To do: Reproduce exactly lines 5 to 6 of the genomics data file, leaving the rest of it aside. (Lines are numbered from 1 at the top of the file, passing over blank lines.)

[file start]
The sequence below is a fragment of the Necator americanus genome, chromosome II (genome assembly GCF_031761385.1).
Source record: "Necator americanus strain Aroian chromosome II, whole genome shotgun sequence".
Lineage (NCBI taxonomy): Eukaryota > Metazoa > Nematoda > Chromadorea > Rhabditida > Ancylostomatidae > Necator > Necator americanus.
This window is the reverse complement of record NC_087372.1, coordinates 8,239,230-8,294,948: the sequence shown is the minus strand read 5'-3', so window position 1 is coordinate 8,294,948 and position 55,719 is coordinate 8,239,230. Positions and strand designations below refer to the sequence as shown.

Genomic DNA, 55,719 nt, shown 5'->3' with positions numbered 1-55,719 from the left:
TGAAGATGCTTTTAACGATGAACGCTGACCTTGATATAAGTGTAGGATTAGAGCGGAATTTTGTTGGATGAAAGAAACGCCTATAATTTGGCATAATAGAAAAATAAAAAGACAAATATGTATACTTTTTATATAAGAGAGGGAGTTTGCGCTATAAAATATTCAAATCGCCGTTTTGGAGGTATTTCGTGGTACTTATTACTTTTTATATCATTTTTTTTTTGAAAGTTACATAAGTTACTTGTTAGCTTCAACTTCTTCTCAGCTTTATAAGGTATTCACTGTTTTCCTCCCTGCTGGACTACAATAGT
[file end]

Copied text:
Genomic DNA, 55,719 nt, shown 5'->3' with positions numbered 1-55,719 from the left:
TGAAGATGCTTTTAACGATGAACGCTGACCTTGATATAAGTGTAGGATTAGAGCGGAATTTTGTTGGATGAAAGAAACGCCTATAATTTGGCATAATAGAAAAATAAAAAGACAAATATGTATACTTTTTATATAAGAGAGGGAGTTTGCGCTATAAAATATTCAAATCGCCGTTTTGGAGGTATTTCGTGGTACTTATTACTTTTTATATCATTTTTTTTTTGAAAGTTACATAAGTTACTTGTTAGCTTCAACTTCTTCTCAGCTTTATAAGGTATTCACTGTTTTCCTCCCTGCTGGACTACAATAGT